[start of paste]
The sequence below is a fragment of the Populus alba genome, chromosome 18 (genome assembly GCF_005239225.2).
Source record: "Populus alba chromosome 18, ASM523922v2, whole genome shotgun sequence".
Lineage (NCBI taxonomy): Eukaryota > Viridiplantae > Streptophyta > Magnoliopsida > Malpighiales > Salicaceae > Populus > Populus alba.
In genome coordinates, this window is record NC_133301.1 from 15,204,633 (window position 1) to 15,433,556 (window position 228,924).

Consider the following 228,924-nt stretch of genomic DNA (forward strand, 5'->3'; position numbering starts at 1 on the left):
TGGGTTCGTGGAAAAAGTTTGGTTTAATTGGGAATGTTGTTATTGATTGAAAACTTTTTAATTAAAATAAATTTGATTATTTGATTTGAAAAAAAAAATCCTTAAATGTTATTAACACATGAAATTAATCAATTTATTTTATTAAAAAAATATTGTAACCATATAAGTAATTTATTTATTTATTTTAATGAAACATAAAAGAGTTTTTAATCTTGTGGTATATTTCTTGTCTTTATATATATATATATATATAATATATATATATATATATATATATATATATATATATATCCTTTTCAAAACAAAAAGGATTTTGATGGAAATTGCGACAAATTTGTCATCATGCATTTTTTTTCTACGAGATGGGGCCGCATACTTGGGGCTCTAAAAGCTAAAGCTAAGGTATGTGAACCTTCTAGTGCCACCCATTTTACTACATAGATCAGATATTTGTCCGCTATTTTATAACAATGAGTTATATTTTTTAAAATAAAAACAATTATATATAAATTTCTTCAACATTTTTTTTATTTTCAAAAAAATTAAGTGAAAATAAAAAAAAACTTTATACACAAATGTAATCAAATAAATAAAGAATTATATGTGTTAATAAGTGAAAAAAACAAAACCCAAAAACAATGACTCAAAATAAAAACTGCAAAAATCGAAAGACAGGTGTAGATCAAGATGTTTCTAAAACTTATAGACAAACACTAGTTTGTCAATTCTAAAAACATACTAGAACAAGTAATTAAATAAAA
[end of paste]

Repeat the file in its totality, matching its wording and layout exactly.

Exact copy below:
The sequence below is a fragment of the Populus alba genome, chromosome 18 (genome assembly GCF_005239225.2).
Source record: "Populus alba chromosome 18, ASM523922v2, whole genome shotgun sequence".
Lineage (NCBI taxonomy): Eukaryota > Viridiplantae > Streptophyta > Magnoliopsida > Malpighiales > Salicaceae > Populus > Populus alba.
In genome coordinates, this window is record NC_133301.1 from 15,204,633 (window position 1) to 15,433,556 (window position 228,924).

Consider the following 228,924-nt stretch of genomic DNA (forward strand, 5'->3'; position numbering starts at 1 on the left):
TGGGTTCGTGGAAAAAGTTTGGTTTAATTGGGAATGTTGTTATTGATTGAAAACTTTTTAATTAAAATAAATTTGATTATTTGATTTGAAAAAAAAAATCCTTAAATGTTATTAACACATGAAATTAATCAATTTATTTTATTAAAAAAATATTGTAACCATATAAGTAATTTATTTATTTATTTTAATGAAACATAAAAGAGTTTTTAATCTTGTGGTATATTTCTTGTCTTTATATATATATATATATATAATATATATATATATATATATATATATATATATATATATCCTTTTCAAAACAAAAAGGATTTTGATGGAAATTGCGACAAATTTGTCATCATGCATTTTTTTTCTACGAGATGGGGCCGCATACTTGGGGCTCTAAAAGCTAAAGCTAAGGTATGTGAACCTTCTAGTGCCACCCATTTTACTACATAGATCAGATATTTGTCCGCTATTTTATAACAATGAGTTATATTTTTTAAAATAAAAACAATTATATATAAATTTCTTCAACATTTTTTTTATTTTCAAAAAAATTAAGTGAAAATAAAAAAAAACTTTATACACAAATGTAATCAAATAAATAAAGAATTATATGTGTTAATAAGTGAAAAAAACAAAACCCAAAAACAATGACTCAAAATAAAAACTGCAAAAATCGAAAGACAGGTGTAGATCAAGATGTTTCTAAAACTTATAGACAAACACTAGTTTGTCAATTCTAAAAACATACTAGAACAAGTAATTAAATAAAA